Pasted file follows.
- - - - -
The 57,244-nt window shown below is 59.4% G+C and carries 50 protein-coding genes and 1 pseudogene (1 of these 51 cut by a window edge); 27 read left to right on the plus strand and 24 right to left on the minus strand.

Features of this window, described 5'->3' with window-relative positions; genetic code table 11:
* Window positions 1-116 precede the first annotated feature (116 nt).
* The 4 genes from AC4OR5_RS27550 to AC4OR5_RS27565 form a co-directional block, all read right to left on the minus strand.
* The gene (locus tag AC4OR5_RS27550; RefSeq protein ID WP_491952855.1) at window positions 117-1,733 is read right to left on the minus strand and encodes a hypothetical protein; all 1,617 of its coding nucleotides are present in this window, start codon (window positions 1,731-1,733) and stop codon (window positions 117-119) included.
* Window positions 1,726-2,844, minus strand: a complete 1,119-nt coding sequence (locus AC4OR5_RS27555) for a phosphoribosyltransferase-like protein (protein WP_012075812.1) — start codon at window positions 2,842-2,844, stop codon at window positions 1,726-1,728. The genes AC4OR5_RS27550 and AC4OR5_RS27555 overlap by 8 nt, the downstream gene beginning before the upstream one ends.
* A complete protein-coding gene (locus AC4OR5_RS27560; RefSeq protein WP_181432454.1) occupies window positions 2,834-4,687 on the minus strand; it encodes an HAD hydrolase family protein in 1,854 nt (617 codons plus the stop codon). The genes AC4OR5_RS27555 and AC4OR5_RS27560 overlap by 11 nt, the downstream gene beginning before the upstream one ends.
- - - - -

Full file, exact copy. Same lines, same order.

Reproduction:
The 57,244-nt window shown below is 59.4% G+C and carries 50 protein-coding genes and 1 pseudogene (1 of these 51 cut by a window edge); 27 read left to right on the plus strand and 24 right to left on the minus strand.

Features of this window, described 5'->3' with window-relative positions; genetic code table 11:
* Window positions 1-116 precede the first annotated feature (116 nt).
* The 4 genes from AC4OR5_RS27550 to AC4OR5_RS27565 form a co-directional block, all read right to left on the minus strand.
* The gene (locus tag AC4OR5_RS27550; RefSeq protein ID WP_491952855.1) at window positions 117-1,733 is read right to left on the minus strand and encodes a hypothetical protein; all 1,617 of its coding nucleotides are present in this window, start codon (window positions 1,731-1,733) and stop codon (window positions 117-119) included.
* Window positions 1,726-2,844, minus strand: a complete 1,119-nt coding sequence (locus AC4OR5_RS27555) for a phosphoribosyltransferase-like protein (protein WP_012075812.1) — start codon at window positions 2,842-2,844, stop codon at window positions 1,726-1,728. The genes AC4OR5_RS27550 and AC4OR5_RS27555 overlap by 8 nt, the downstream gene beginning before the upstream one ends.
* A complete protein-coding gene (locus AC4OR5_RS27560; RefSeq protein WP_181432454.1) occupies window positions 2,834-4,687 on the minus strand; it encodes an HAD hydrolase family protein in 1,854 nt (617 codons plus the stop codon). The genes AC4OR5_RS27555 and AC4OR5_RS27560 overlap by 11 nt, the downstream gene beginning before the upstream one ends.